ST. MARYS, Ont. — Former Blue Jays general manager Gord Ash wasn’t thinking about a lengthy career when he took a part-time job with the Toronto team’s ticket office in 1977.
He just wanted to watch some baseball.
Ash — who started his Blue Jays career in their inaugural season before working his way up to the team’s GM job — was announced Tuesday as a member this year’s Canadian Baseball Hall of Fame induction class along with slugger Jason Bay, pitcher Ryan Dempster and coach Rob Thomson.
“I was just happy to have a job in baseball,” Ash said on a conference call hours after the inductees were announced. “I enjoyed the history, the strategy, the whole aspect of the game. Just to get involved in some small way was a significant achievement at the time and (I was) clearly not thinking about the opportunity to get an honour like I have today.”
Ash worked the ticket office during the 1977 season and was back in that role full time the following year.
“By the end of the second inning you were finished your job and they allowed you to go in and watch the game,” Ash said of that first gig. “That was the real appeal for me.”
The Toronto native served in numerous roles with the team, and was the Jays GM from 1995 to 2001, drafting Roy Halladay, Vernon Wells and Alex Rios, among other stars. Ash later worked as Milwaukee’s GM for 12 seasons and has been as the vice-president of baseball projects for the Brewers since 2015.
The four members of the 2019 induction class own a combined eight World Series rings, five all-star selections and four Tip O’Neill awards.
They will be inducted this summer in a June 15 ceremony on the Canadian Baseball Hall of Fame grounds.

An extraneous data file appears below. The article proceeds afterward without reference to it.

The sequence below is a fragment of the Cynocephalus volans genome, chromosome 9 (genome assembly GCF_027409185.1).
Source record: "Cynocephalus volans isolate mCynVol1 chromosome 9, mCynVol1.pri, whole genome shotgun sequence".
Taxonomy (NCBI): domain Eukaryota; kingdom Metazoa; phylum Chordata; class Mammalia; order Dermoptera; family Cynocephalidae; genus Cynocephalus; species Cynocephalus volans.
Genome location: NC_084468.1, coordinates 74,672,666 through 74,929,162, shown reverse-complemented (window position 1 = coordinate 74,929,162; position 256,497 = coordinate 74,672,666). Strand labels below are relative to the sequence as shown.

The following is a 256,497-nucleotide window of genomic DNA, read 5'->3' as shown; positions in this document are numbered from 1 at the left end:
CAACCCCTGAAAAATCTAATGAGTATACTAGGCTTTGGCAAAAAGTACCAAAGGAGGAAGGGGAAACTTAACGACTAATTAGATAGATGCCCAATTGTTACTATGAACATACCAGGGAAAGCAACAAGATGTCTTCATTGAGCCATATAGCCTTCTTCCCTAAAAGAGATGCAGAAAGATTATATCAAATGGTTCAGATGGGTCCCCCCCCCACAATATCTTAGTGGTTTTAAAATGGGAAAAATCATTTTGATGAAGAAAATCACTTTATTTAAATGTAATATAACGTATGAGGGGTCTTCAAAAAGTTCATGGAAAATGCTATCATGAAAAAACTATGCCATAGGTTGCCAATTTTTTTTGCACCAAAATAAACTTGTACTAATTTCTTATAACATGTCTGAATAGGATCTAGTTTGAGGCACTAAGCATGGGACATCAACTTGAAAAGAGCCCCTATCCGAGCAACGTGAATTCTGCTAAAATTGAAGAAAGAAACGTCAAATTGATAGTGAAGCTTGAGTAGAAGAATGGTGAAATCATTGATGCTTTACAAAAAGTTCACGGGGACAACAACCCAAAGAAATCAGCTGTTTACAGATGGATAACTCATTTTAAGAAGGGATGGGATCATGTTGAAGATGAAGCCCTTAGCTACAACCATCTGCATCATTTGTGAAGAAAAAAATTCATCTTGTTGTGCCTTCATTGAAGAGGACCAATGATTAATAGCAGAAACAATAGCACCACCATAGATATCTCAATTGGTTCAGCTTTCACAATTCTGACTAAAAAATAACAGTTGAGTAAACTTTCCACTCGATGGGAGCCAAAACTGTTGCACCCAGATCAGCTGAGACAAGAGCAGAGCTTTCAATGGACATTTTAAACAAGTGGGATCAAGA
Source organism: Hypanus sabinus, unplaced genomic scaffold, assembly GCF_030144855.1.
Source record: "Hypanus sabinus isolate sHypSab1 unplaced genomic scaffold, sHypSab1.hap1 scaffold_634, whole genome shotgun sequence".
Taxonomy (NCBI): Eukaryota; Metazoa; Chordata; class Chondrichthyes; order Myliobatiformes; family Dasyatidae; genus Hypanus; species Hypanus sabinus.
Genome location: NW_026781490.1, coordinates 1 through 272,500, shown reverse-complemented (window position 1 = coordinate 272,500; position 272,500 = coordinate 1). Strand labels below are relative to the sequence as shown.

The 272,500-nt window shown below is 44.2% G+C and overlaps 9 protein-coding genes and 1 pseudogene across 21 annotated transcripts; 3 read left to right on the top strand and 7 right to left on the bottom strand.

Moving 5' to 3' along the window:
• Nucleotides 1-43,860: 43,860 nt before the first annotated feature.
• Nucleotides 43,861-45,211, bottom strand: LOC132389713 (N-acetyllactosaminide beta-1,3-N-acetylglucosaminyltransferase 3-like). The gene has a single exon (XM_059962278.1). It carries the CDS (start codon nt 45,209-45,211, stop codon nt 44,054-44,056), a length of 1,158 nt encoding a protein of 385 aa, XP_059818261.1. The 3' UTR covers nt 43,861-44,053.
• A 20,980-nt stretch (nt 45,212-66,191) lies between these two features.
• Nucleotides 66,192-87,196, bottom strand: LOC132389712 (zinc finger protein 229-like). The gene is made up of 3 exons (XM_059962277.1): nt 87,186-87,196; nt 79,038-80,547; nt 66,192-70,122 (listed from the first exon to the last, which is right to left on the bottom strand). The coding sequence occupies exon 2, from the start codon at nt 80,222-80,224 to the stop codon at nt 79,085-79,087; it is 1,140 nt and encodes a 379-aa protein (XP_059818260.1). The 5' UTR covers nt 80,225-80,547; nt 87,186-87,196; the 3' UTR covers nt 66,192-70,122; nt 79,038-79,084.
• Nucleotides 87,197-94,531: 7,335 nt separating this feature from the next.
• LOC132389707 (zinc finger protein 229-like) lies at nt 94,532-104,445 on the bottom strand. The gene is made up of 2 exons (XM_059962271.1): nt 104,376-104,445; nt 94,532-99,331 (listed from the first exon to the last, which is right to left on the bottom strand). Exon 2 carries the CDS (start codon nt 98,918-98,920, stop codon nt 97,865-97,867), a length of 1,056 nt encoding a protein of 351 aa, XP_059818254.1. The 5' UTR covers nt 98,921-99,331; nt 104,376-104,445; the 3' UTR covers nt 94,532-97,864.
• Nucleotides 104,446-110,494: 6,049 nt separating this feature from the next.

Bay, a 40-year-old from Trail, B.C., played 1,278 Major League games over parts of 11 seasons with San Diego, Boston, the New York Mets, Seattle and Pittsburgh, where he won the National League Rookie of the Year award in 2004 — becoming the only Canadian to do so.
The right-hitting outfielder ended his career with Seattle in 2013. He got his start with the Montreal Expos in 2000 — his senior year at Gonzaga — when the team drafted him in the 22nd round.
“At that point in my career I was just hoping to get drafted by somebody, and the fact that it was the Expos was kind of a little feather in the cap,” Bay said. “I was just looking for an opportunity. I remember I went down to Jupiter (Florida, for spring training) early one year and got to work out with some of the big league guys when I was coming out of A-ball and that was kind of an Aha moment for me.”
Dempster, from Gibsons, B.C., was selected in the third round of the 1995 draft by the Texas Rangers. The right-hander pitched in 579 games over 16 seasons for Florida, Cincinnati, Texas, the Cubs and the Red Sox, earning a spot in two all-star games, and winning the World Series with Boston in 2013 before retiring that same season.
Thomson played NCAA baseball for the University of Kansas and was chosen in the 32nd round of the draft by Detroit in 1985. The catcher/third baseman shifted his focus to coaching in 1988, serving as a minor league coach in the Tigers system for two seasons before joining the New York Yankees in 1990.
Dempster, Bay and Thomson, from Corunna, Ont., each played for Canada on the international stage in various points in their careers.
Thomson was on Canada’s Olympic roster for the Los Angeles Games in 1984 when baseball was a demonstration sport, and Bay and Dempster played in World Baseball Classics and world junior championships as teenagers.
“Coming from a small town in Ontario and playing in front of 52,000 people at Dodger Stadium was an eye-opener,” said Thomson, who is in his second season as the bench coach of the Philadelphia Phillies. “It was a great experience. I met guys I remain friends with all these years from all around Canada. … Just representing this great country was a big deal to me and I’m very proud of that.”
Dempster came out of retirement to pitch at the 2017 WBC, a memory he said he’ll cherish for years.
“What an honour that was,” the 41-year-old said. “I live in the States (but) I go back home all the time. … It was kind of a reminder for people to say, ‘hey, this guy’s from Canada and it’s something he’s really proud of.”’